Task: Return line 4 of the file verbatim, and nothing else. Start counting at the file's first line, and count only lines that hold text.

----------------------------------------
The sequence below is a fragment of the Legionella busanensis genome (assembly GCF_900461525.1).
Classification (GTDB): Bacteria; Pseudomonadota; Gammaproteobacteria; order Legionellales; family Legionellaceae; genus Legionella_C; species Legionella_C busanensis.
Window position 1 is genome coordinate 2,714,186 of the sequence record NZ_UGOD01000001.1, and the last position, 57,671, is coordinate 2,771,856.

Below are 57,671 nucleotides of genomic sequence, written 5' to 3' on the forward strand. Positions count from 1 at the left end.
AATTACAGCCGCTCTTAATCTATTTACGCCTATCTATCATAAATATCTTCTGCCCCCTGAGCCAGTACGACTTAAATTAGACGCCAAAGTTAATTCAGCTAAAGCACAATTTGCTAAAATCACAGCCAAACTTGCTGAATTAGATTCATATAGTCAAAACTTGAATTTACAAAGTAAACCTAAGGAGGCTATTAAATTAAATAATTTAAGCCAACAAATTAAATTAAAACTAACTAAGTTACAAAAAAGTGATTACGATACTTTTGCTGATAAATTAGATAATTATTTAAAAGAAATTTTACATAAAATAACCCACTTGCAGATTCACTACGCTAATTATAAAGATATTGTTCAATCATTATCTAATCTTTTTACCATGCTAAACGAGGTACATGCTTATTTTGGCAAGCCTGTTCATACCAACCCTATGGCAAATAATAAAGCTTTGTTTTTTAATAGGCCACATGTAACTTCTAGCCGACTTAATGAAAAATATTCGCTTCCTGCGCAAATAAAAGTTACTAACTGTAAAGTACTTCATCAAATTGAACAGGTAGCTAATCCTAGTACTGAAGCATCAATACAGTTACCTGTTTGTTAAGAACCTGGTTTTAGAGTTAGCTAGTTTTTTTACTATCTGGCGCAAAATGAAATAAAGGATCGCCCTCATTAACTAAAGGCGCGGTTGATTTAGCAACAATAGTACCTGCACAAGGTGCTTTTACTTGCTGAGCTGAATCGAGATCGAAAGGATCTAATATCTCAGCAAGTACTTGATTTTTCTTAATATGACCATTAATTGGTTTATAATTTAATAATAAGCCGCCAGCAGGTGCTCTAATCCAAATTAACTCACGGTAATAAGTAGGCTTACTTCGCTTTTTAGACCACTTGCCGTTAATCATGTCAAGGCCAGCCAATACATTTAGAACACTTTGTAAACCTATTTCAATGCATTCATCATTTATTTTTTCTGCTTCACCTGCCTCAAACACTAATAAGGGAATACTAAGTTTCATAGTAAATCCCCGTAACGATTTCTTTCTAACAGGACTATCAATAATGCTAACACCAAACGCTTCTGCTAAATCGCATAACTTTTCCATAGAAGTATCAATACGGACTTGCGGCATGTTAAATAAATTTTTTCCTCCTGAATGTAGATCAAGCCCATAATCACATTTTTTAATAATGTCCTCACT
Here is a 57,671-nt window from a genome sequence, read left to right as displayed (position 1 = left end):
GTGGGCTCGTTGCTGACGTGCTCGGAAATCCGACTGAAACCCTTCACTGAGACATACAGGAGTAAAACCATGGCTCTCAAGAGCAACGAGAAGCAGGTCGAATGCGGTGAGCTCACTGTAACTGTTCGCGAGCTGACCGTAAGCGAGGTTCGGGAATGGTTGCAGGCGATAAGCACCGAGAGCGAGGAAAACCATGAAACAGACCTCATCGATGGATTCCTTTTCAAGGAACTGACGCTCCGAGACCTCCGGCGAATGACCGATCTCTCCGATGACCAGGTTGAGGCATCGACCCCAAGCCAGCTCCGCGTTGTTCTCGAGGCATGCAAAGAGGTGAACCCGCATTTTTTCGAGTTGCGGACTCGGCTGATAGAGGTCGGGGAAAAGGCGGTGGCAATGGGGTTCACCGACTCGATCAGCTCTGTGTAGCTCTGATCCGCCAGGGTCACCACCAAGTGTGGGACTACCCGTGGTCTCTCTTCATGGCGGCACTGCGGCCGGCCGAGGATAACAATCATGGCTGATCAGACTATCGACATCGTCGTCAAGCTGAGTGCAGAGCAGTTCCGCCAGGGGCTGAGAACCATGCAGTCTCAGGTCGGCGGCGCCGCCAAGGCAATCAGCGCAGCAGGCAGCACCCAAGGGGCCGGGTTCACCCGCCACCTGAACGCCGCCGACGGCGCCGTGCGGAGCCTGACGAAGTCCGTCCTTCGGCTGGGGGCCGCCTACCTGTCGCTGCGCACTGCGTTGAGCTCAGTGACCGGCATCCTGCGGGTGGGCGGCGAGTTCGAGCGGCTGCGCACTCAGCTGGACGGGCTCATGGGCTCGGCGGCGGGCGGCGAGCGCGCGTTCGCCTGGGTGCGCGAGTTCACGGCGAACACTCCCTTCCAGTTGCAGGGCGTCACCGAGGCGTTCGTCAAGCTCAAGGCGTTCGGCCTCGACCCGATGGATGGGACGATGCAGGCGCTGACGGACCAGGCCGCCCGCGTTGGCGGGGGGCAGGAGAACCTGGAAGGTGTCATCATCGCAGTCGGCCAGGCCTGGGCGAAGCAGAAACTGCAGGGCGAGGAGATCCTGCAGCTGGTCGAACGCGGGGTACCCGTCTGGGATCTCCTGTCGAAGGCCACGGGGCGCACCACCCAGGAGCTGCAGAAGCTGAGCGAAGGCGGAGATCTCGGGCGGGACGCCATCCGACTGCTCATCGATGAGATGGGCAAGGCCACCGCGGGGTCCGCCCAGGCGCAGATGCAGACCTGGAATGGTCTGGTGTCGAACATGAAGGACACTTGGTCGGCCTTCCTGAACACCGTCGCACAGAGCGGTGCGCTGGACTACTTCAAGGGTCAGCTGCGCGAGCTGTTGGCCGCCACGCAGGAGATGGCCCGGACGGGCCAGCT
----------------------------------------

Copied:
Below are 57,671 nucleotides of genomic sequence, written 5' to 3' on the forward strand. Positions count from 1 at the left end.